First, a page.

By 1527 the Venetian government didn't trust Pope Clement, and ordered the Duke to limit his actions to the defence of Venetian territory. When the undisciplined and unpaid Imperial army began to move south towards Rome under Charles, duke of Bourbon, Urbino shadowed it at a safe distance. He was unable to prevent the sack of Rome, and missed a possible chance to rescue the city while the Imperial army was distracted by the sack of the city. His well known dislike of the Medici made his actions suspect, but there is also evidence that he didn't trust his troops, and he had good reason to believe that they would be unable to face Bourbon's Spanish veterans.

After the sack Clement was forced to come to terms with Charles V. One of Charles's conditions was that he should be reconciled with Urbino.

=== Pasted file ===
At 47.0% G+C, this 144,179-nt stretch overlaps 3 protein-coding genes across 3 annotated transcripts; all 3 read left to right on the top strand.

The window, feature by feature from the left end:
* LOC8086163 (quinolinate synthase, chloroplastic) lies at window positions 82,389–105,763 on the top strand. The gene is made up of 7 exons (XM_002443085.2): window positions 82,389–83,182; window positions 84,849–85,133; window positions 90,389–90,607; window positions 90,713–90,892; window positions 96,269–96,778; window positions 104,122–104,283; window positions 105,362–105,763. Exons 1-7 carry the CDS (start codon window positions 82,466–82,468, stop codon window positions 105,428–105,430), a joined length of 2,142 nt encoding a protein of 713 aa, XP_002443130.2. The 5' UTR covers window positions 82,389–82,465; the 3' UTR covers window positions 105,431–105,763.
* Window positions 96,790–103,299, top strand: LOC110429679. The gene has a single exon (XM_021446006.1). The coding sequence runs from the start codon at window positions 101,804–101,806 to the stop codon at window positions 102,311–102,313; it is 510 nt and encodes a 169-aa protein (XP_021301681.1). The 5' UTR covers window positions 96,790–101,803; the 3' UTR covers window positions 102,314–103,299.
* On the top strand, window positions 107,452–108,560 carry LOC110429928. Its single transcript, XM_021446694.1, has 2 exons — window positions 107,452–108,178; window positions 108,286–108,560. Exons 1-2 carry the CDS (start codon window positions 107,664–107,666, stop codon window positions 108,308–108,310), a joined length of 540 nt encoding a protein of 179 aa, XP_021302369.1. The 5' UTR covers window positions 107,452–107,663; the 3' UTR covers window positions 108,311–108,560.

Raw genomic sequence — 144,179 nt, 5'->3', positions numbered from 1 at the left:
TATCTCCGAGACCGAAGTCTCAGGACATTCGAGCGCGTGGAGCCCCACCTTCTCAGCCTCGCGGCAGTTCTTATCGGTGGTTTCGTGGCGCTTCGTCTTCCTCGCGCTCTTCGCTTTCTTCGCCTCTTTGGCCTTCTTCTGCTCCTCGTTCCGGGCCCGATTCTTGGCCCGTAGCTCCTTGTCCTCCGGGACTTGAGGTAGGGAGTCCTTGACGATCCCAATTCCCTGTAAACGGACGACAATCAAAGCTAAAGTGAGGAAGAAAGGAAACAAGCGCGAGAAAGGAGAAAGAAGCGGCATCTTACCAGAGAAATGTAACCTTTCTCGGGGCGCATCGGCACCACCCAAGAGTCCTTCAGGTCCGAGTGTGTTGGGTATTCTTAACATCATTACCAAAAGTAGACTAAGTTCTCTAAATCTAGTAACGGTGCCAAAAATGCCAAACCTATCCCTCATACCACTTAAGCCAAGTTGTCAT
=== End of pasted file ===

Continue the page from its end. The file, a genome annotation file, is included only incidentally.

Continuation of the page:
Urbino remained in the Venetian service after the sack of Rome. His position was threatened after Clement VII was replaced by Alessandro Farnese as Pope Paul III in 1534, but he held on to Urbino.
He died in 1538, probably after being poisoned and was succeeded by his son Guidobaldo II della Rovere, who held the title from 1538 until his death in 1574,

The Pope’s Army – The Papacy in Diplomacy and War, John Carr. A military and political history of the Papacy, from the earliest years under Roman rule, through the long period where the Pope was also the temporal ruler of the Papal States, through the unification of Italy and on to the present day. An entertaining dash through the almost two thousand long life of one of the oldest institutions in the world (Read Full Review)
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How to cite this article: Rickard, J (10 March 2015), Francesco Maria I Della Rovere, duke of Urbino, 1490-1538 ,